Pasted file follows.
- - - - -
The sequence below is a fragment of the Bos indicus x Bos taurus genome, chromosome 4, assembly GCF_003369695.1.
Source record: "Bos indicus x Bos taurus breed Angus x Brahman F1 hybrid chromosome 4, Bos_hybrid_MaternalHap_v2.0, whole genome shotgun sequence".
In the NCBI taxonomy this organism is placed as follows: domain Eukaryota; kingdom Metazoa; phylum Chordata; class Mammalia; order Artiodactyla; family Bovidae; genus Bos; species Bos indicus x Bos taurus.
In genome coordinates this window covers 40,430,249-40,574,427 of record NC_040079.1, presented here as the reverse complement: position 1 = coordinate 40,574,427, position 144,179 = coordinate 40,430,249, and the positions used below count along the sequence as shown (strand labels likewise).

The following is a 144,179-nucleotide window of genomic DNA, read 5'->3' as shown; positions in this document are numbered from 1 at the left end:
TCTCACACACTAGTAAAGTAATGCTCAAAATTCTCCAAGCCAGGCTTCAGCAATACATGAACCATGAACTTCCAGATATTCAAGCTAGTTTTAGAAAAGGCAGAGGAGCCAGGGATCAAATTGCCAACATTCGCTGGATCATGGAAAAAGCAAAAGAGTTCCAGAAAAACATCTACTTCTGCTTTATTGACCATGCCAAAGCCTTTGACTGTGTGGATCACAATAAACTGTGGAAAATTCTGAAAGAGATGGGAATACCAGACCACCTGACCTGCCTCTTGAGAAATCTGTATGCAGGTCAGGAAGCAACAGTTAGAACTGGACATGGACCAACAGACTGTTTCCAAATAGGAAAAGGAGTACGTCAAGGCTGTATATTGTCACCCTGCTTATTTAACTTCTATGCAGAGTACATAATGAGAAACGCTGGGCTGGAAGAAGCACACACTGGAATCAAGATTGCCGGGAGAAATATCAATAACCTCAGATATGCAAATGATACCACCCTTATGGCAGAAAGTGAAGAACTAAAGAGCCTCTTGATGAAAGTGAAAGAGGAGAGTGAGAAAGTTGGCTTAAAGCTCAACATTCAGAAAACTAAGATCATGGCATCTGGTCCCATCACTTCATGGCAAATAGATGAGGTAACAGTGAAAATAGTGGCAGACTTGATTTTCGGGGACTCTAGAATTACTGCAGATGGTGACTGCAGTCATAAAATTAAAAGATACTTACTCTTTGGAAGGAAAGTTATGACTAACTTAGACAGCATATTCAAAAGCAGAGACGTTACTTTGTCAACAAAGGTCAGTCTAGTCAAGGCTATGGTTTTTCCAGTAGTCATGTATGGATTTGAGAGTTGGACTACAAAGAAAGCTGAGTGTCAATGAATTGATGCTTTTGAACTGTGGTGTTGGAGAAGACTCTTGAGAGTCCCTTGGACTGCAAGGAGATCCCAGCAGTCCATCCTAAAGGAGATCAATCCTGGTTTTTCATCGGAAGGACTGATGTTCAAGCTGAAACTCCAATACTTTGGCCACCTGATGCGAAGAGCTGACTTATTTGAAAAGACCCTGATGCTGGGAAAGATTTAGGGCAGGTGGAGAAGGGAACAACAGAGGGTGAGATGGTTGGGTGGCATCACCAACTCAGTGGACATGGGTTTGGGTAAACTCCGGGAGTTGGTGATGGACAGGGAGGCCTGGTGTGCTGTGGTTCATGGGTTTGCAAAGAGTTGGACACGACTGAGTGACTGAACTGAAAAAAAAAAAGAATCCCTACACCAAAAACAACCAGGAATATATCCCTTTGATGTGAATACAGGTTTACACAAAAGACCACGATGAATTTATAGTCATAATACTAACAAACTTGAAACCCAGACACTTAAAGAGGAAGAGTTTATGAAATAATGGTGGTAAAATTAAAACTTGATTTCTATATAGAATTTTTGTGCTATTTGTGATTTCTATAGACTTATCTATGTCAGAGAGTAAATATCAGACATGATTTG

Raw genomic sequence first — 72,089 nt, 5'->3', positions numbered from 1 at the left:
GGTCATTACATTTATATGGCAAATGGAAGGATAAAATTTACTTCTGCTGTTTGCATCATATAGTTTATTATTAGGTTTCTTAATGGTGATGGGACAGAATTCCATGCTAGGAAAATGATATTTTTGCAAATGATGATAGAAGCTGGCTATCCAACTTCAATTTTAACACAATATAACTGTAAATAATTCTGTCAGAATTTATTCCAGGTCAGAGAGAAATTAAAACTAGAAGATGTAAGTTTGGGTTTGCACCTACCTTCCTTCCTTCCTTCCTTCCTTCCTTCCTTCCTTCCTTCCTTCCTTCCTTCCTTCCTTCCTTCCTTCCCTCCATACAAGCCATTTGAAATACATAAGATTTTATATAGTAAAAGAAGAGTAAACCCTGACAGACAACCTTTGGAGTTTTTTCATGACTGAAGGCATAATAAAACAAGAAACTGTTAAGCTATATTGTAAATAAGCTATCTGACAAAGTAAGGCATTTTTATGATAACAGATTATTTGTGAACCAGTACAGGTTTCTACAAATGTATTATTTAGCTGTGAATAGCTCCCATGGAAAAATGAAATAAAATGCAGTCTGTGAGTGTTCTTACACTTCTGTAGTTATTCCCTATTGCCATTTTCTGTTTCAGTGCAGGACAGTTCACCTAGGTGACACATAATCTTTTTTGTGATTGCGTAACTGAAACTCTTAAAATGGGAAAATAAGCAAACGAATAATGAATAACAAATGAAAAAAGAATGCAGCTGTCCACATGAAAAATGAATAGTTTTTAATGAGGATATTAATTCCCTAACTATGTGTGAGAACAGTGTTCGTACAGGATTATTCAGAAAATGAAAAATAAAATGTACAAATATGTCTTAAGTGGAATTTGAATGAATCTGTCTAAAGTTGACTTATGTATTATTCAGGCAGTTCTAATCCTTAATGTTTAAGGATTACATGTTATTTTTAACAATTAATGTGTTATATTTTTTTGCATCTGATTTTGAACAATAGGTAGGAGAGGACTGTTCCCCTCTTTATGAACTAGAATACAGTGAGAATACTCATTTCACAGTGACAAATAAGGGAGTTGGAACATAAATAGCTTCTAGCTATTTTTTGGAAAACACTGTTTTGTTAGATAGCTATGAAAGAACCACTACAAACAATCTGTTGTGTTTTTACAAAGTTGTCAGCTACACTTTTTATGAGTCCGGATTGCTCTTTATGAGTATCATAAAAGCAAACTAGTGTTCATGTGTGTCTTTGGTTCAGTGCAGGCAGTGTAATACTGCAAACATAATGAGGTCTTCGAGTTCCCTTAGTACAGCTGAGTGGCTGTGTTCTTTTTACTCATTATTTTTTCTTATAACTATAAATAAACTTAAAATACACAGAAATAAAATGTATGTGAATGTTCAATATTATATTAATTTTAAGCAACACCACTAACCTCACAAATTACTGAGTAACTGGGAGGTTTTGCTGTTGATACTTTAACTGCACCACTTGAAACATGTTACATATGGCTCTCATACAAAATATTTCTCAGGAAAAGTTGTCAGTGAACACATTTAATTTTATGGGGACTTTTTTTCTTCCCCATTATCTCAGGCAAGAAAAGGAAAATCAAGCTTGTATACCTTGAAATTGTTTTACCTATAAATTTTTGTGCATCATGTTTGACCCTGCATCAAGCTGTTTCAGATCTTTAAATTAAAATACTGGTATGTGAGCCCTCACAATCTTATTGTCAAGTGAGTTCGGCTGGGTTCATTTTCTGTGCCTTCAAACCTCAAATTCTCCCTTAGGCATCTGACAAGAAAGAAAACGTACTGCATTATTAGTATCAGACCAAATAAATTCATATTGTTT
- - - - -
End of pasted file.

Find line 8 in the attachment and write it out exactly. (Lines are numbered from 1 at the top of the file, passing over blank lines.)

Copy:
GGTCATTACATTTATATGGCAAATGGAAGGATAAAATTTACTTCTGCTGTTTGCATCATATAGTTTATTATTAGGTTTCTTAATGGTGATGGGACAGAATTCCATGCTAGGAAAATGATATTTTTGCAAATGATGATAGAAGCTGGCTATCCAACTTCAATTTTAACACAATATAACTGTAAATAATTCTGTCAGAATTTATTCCAGGTCAGAGAGAAATTAAAACTAGAAGATGTAAGTTTGGGTTTGCACCTACCTTCCTTCCTTCCTTCCTTCCTTCCTTCCTTCCTTCCTTCCTTCCTTCCTTCCTTCCTTCCTTCCTTCCCTCCATACAAGCCATTTGAAATACATAAGATTTTATATAGTAAAAGAAGAGTAAACCCTGACAGACAACCTTTGGAGTTTTTTCATGACTGAAGGCATAATAAAACAAGAAACTGTTAAGCTATATTGTAAATAAGCTATCTGACAAAGTAAGGCATTTTTATGATAACAGATTATTTGTGAACCAGTACAGGTTTCTACAAATGTATTATTTAGCTGTGAATAGCTCCCATGGAAAAATGAAATAAAATGCAGTCTGTGAGTGTTCTTACACTTCTGTAGTTATTCCCTATTGCCATTTTCTGTTTCAGTGCAGGACAGTTCACCTAGGTGACACATAATCTTTTTTGTGATTGCGTAACTGAAACTCTTAAAATGGGAAAATAAGCAAACGAATAATGAATAACAAATGAAAAAAGAATGCAGCTGTCCACATGAAAAATGAATAGTTTTTAATGAGGATATTAATTCCCTAACTATGTGTGAGAACAGTGTTCGTACAGGATTATTCAGAAAATGAAAAATAAAATGTACAAATATGTCTTAAGTGGAATTTGAATGAATCTGTCTAAAGTTGACTTATGTATTATTCAGGCAGTTCTAATCCTTAATGTTTAAGGATTACATGTTATTTTTAACAATTAATGTGTTATATTTTTTTGCATCTGATTTTGAACAATAGGTAGGAGAGGACTGTTCCCCTCTTTATGAACTAGAATACAGTGAGAATACTCATTTCACAGTGACAAATAAGGGAGTTGGAACATAAATAGCTTCTAGCTATTTTTTGGAAAACACTGTTTTGTTAGATAGCTATGAAAGAACCACTACAAACAATCTGTTGTGTTTTTACAAAGTTGTCAGCTACACTTTTTATGAGTCCGGATTGCTCTTTATGAGTATCATAAAAGCAAACTAGTGTTCATGTGTGTCTTTGGTTCAGTGCAGGCAGTGTAATACTGCAAACATAATGAGGTCTTCGAGTTCCCTTAGTACAGCTGAGTGGCTGTGTTCTTTTTACTCATTATTTTTTCTTATAACTATAAATAAACTTAAAATACACAGAAATAAAATGTATGTGAATGTTCAATATTATATTAATTTTAAGCAACACCACTAACCTCACAAATTACTGAGTAACTGGGAGGTTTTGCTGTTGATACTTTAACTGCACCACTTGAAACATGTTACATATGGCTCTCATACAAAATATTTCTCAGGAAAAGTTGTCAGTGAACACATTTAATTTTATGGGGACTTTTTTTCTTCCCCATTATCTCAGGCAAGAAAAGGAAAATCAAGCTTGTATACCTTGAAATTGTTTTACCTATAAATTTTTGTGCATCATGTTTGACCCTGCATCAAGCTGTTTCAGATCTTTAAATTAAAATACTGGTATGTGAGCCCTCACAATCTTATTGTCAAGTGAGTTCGGCTGGGTTCATTTTCTGTGCCTTCAAACCTCAAATTCTCCCTTAGGCATCTGACAAGAAAGAAAACGTACTGCATTATTAGTATCAGACCAAATAAATTCATATTGTTT